Monday, November 24, 2014

MITES ON BIRDS - A Question & Answer

Flame and Fuchsia, Rosy Bourke Parakeets

We get many questions and I try to answer every one. I'm remiss, however, about posting them here. Someday I'll go collect more and post others. Meanwhile, this one arrived today.

Duchess and her daughters, Lady Gouldian finches.

Hi Gail,
I have a Bourke's parakeet with scaly face mites, a.k.a. knemidokoptes infestation. He was diagnosed today at the veterinarian. She put him, and my two others Bourke's on Stronghold medicine.
I give one dose to each bird today, then after two weeks I give the second dose. She's concerned he isn't getting enough vitamin A, so I'm adding a liquid multivitamin on their food. The peas they like the best so I drop some on top of those. They have more dandruff than usual and have been molting (or losing) feathers. This is my first experience with mites! Have you had this problem before? Any suggestions?
Thank you,
Hello Melissa,
Years ago I leaned into a nest box to inspect the babies and later noticed a tickle at my forehead. I looked in mirror and saw teensy black spots moving there. Ick! I'd probably let my head touch the edge of the box's lid when I opened it. I looked at the nest box closely and sure enough, that's where they came from... there were lots of them on the box lid. I was not happy.
No mites on these healthy Rosy Bourke Parakeet babies.
Unfortunately, the vets in our area don't know anything about birds, only dogs and cats or one or two treat horses and cows. Our closest avian vet is many, many hours away, although I made the trip once and she is very nice ... she's the only avian vet I know of in our whole state. :-(
After careful investigation, I ordered a concentrated mite spray on the internet. Our Grange had some kinds, but they didn't have good reviews, whereas this one did. When it arrived I diluted per directions and put it in a small bottle that had had eye glass cleaner in it. It gave a fine mist. Used a directed, it was touted to not hurt baby birds in the nest. I removed all food and water, then sprayed everyone, even those in the nests. Cleaned the cages and waited a short while for everything to be very dry before returning food and water.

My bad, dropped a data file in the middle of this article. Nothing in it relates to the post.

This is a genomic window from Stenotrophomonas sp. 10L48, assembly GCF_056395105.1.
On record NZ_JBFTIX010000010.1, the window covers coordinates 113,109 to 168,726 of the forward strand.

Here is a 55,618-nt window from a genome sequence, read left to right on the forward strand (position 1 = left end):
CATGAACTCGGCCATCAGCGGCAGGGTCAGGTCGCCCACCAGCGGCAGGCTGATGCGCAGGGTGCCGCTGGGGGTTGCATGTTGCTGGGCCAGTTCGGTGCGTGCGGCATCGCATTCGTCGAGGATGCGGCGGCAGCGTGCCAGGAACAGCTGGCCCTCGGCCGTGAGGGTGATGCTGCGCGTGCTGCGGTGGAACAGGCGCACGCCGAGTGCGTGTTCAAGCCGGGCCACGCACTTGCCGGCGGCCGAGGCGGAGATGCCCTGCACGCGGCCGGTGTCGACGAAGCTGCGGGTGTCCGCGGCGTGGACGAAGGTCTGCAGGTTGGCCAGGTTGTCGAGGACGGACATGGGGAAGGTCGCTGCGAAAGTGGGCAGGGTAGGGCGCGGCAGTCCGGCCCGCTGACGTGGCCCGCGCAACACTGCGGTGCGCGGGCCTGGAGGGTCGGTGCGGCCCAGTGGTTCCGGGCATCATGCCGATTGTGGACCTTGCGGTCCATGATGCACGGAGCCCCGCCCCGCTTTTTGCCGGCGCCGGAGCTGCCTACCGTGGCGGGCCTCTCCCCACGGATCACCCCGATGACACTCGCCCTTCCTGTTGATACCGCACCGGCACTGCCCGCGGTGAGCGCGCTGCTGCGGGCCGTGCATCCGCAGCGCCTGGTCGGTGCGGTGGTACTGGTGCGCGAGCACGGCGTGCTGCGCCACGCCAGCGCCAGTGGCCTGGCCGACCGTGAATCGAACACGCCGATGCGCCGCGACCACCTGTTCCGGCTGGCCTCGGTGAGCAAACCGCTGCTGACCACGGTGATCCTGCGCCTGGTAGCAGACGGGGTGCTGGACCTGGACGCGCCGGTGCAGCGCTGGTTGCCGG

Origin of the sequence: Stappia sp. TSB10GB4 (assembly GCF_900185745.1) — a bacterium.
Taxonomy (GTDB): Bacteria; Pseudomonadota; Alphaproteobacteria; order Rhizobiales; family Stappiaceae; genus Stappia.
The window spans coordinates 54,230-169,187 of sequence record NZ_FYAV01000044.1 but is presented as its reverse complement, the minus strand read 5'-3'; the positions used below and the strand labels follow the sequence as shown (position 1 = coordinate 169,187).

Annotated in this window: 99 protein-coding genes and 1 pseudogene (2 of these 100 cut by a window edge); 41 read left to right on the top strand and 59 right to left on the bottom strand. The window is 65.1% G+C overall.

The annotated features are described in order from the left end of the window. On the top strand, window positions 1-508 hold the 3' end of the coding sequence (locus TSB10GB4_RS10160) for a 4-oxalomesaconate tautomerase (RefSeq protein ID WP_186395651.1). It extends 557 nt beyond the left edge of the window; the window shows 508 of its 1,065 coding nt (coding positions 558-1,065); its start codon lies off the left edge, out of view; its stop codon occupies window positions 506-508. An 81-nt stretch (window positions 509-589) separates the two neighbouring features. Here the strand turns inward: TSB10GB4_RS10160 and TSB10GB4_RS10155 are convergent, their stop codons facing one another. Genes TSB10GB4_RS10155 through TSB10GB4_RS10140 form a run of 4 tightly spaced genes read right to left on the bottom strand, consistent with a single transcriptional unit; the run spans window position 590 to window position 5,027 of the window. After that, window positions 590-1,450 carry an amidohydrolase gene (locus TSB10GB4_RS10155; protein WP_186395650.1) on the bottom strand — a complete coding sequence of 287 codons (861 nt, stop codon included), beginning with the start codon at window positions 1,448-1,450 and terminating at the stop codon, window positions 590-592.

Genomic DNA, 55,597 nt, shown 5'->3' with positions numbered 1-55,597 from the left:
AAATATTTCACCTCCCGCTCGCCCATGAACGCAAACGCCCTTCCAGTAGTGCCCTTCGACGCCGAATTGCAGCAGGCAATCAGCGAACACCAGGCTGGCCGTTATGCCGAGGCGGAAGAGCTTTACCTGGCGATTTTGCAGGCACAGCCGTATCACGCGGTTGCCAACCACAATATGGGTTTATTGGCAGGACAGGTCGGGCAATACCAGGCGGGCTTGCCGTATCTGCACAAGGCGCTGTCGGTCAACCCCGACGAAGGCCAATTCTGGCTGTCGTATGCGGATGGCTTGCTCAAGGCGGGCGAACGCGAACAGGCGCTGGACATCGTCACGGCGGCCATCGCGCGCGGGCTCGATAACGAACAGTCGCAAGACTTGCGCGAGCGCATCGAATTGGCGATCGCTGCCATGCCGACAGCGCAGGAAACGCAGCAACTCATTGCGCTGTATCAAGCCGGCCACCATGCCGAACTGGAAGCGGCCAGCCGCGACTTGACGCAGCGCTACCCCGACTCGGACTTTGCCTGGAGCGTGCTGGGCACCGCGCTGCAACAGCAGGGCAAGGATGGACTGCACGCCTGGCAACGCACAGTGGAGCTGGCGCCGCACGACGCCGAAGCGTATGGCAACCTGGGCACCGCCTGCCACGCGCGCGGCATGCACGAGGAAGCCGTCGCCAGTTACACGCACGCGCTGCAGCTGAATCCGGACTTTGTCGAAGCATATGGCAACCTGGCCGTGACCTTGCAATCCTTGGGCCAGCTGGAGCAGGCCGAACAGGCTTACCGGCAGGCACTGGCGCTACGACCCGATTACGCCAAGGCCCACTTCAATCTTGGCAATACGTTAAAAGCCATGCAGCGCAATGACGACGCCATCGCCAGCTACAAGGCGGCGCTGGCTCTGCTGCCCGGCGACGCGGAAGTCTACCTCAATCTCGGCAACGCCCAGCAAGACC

Fortunately, it took care of the mites and I've never seen any since. What kind of mites they were, I've no clue. I still have the concentrate in case it's ever needed again.
Two things I'd recommend for your birds if you're not already doing it. Buy fresh Kale and give it frequently. We chop ours up and put it in empty lids. We store the extra leaves in the fridge for up to a week, and can chop a little every day for the birds. It's rich in Vitamin A.
Maybe even more valuable are the rabbit salt blocks. They have iodine and Vitamin D. The birds will use them as needed just as they use cuttlebone. A lifetime breeder, who gave talks to bird specialists all over the world before he decided he was too old to keep traveling, told me about this. Since I added them a few years ago, my birds' production of babies has increased ... that's an indication of good health. The salt blocks will damage wire cages, so keep each in a plastic dish or lay them on newspaper like I do.
The dander and molting could be expected from a mite infestation. Once they’re gone, and given a healthy diet, your birds should gradually return to their former splendor.
Peace & Blessings,

This was covered in an earlier blog post last April. Here is the text from that post:
"Mites transfer to other birds easily.  I assume that, like cat lice, they can't survive on people or other animals.
I had mites occur once to my flock years ago. I bought a mite spray at our Grange that didn't work well (it was 8in1). Also, it was necessary to avoid the head and eyes. It said nothing about what to do for babies in the nest, and I had many of them at the time. 

What DID work was "Avian Insect Liquidator" by VETAFARM. It's a concentrate, and when mixed according to directions, it's approved for spraying into a nest box, even on newly hatched chicks. It costs more for a bottle, but is a concentrate and makes a lot. I mixed the concentrate into a tiny spray bottle because it only takes a small amount. I reused a spray bottle that previously had eyeglass cleaner in it. It is small and emits a fine spray.  
That mixture worked wonders right away. I had to order it online, but it came quickly. It was ordered through All Bird Products, Inc. The 100ml bottle makes two liters and I still have the concentrate these many years later.  I've never had a reoccurrence of the problem."

Mites sap a bird's energy and are harmful, especially to baby birds and should be taken care of as quickly as feasible.  

A young Opaline Fallow Pink Rosy Bourke Parakeet.
Peace & Blessings!


Sunday, November 9, 2014

Hand Feeding Baby Rosy Bourke Parakeets, and a Link to Video with Tips & Tricks

Hand feed, or allow parents to feed?

Four newly hatched Rosy Bourke Parakeets.
Best to wait and allow the parents to feed them
until the young are about two weeks of age.

These two hand fed birds are learning to eat on their own.
Offer lots of choices for them, especially spray millet.

Bourke Parakeets are easier than most birds to hand tame while young. Even those left in a cage all the time will become quite friendly, coming up to the cage bars when you talk to them.

If you can hand feed your baby birds, however, they will become remarkable pets, sweeter and more affectionate than those that are hand tamed. It is labor intensive and requires a great deal of care.

Click below for Video on You Tube of me hand feeding Rosy Bourke babies:  

Two hand fed baby Rosy Bourke Parakeets.

Mother Rosy Bourke in nest box with her youngsters.

Four Baby Rosy Bourkes being parent fed.